A lawsuit originally filed early last year makes some very disturbing allegations about police officers and their relationship with their vendors. New York resident Silvon Simmons was shot three times by Rochester Police Officer Joseph Ferrigno. Simmons was unarmed, but was hit with three of the four bullets fired by Ferrigno as he ran way from the officer.
Shortly before being shot. Simmons had been engaged in “Minding Your Own Business,” which can apparently be nearly-fatal. Returning from a trip to a convenience store shortly after 9 pm, Officer Ferrigno cut in front of him, hit Simmons with his spotlight, exited his car with his gun drawn, and opened fire when Simmons began running. According to Simmons’ amendment complaint [PDF] filed in August, Ferrigno never stated he was police officer before opening fire. Simmons, blinded by the spotlight, was unsure who was shooting at him. Even if he had known it was cop, he still would have had no idea why he was being stopped, much less shot at.
The number of bullets fired matters, as Tracy Rosenburg of Oakland Privacy reports. Something seriously messed up happened after the shooting. A gun was found in the yard several houses away from where Simmons was stopped. Cops tried to tie this weapon to Simmons to justify Ferrigno’s deadly force use, despite the gun being located in the opposite direction of Simmons’ flight path.
Not that it would have mattered if it had been found in the same yard where Simmons lay “playing dead” in order to not get shot again by his unseen assailant.
A Ruger revolver was said to have been recovered at the site an hour or so later. The Ruger did not belong to Silvon Simmons. His fingerprints and DNA were not on the recovered gun. The only shell casings recovered at the site were the four bullets from the officer’s Glock. The Ruger had an empty magazine and it was not in the lockback position, indicating it had not been recently fired.
Simmons offered to give the officers even more evidence, but since it was exculpatory, they weren’t interested.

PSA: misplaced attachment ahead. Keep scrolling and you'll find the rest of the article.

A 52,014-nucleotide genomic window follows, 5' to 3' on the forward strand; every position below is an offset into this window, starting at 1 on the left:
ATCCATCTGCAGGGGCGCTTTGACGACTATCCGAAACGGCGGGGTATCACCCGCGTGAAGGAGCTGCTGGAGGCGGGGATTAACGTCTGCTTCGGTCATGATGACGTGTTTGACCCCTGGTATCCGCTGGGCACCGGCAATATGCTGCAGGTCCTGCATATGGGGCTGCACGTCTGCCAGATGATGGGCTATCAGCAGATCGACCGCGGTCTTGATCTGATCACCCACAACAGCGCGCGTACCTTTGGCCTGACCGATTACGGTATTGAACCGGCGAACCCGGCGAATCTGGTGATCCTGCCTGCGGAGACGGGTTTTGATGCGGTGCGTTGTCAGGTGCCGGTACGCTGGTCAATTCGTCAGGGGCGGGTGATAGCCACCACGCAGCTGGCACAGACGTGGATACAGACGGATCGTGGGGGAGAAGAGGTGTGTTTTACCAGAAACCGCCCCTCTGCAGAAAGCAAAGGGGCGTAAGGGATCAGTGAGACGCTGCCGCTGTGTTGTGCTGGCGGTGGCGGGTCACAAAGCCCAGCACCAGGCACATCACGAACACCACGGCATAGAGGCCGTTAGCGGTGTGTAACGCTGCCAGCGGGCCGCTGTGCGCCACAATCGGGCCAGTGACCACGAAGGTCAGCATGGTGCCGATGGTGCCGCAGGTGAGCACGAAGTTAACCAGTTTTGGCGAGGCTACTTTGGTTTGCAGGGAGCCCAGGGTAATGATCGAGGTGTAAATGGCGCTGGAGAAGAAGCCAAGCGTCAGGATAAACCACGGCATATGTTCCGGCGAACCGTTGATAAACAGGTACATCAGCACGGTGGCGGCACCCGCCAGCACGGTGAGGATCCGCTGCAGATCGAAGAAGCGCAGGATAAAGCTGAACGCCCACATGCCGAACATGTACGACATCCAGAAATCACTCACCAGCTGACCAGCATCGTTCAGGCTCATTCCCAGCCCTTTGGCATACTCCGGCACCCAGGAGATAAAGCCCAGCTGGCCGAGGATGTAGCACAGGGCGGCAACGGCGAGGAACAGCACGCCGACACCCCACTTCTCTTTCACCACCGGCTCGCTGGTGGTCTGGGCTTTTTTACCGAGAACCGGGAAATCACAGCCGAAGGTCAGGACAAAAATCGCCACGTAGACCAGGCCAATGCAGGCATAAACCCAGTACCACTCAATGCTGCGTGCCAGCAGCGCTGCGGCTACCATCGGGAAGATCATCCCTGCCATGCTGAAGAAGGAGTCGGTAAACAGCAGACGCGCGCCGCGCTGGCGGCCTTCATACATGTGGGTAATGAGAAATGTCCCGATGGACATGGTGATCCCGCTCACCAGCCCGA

Simmons requested his hands and clothing be checked for gunpowder residue. The request was denied. Simmons repeated the request in writing while intubated at the hospital and was told to stop writing questions.
Having reverse-engineered a narrative to support the shooting, cops set about charging Simmons with attempted aggravated murder, attempted aggravated assault on a police officer, and criminal weapon possession. Simmons spent more than a year in jail before being acquitted on all charges. The wounds he sustained are permanent.
The dark and disturbing wildcard in this lawsuit is a Shotspotter gunshot detection device. The sensor reported no shots that night. What it detected during the shooting of Simmons was determined by the device to be “helicopter noise.” That alone is concerning, considering the main job of the Shotspotter is to spot gunshots.
But that all changed once a police officer got involved. The Shotspotter forensic report says the incident switched from “helicopter noise” to “multiple gunshots” at an officer’s request. This officer requested something extra though: an additional gunshot to support the narrative used to charge Simmons with murder/assault and give Officer Ferrigno post-incident permission to shoot the man fleeing from him.
A Rochester police officer acknowledged at the criminal trial of Silvon Simmons that he left the shooting scene after midnight, returned to the fourth floor at the Central Investigations Division of the Rochester Police Department, logged onto a computer and opened a chat session with Shotspotter, where he provided the location, time, the number of possible shots and the caliber of the weapons allegedly fired. Officer Robert Wetzel also testified that Shotspotter responded to him that they found a fifth gunshot at his request.
Shotspotter’s forensic analyst certified the report, testifying that five shots were fired. Shotspotter somehow managed to detect another gunshot hours after the incident, using only the guidance of an officer who desperately needed another shot on the record. The company’s forensic expert basically admitted this much while testifying.
This conclusion was based solely upon information provided to Shotspotter by the Rochester Police Department.
There may have been a simple way to prove/disprove the existence of another gunshot — one that can’t be traced to the weapon found or have been observed by anyone but the officer who needed a justification for his deadly force deployment. Spotshotter retains recordings… usually. But somehow this essential recording capturing an officer-involved shooting vanished.
[Shotspotter forensic analyst Paul] Greene testified at the criminal trial that there was “no way to go and look at the original file that was recorded and there is no way to listen to all the audio from that day”. The reason there was no way to do this was that both Shotspotter and the Rochester Police Department had lost the audio recording from the night of April 1, 2016.
Whatever doesn’t agree with the narrative had to go, and so Shotspotter’s recording went. Shotspotter has customers to please and shareholders to earn profits for. If the customer isn’t happy with the product, they’re unlikely to keep buying more. If keeping a customer happy means deleting recordings and certifying altered forensic reports, so be it. Whatever it takes to ensure the revenue stream keeps flowing — even if “whatever” means framing a gunshot victim for a crime he didn’t commit.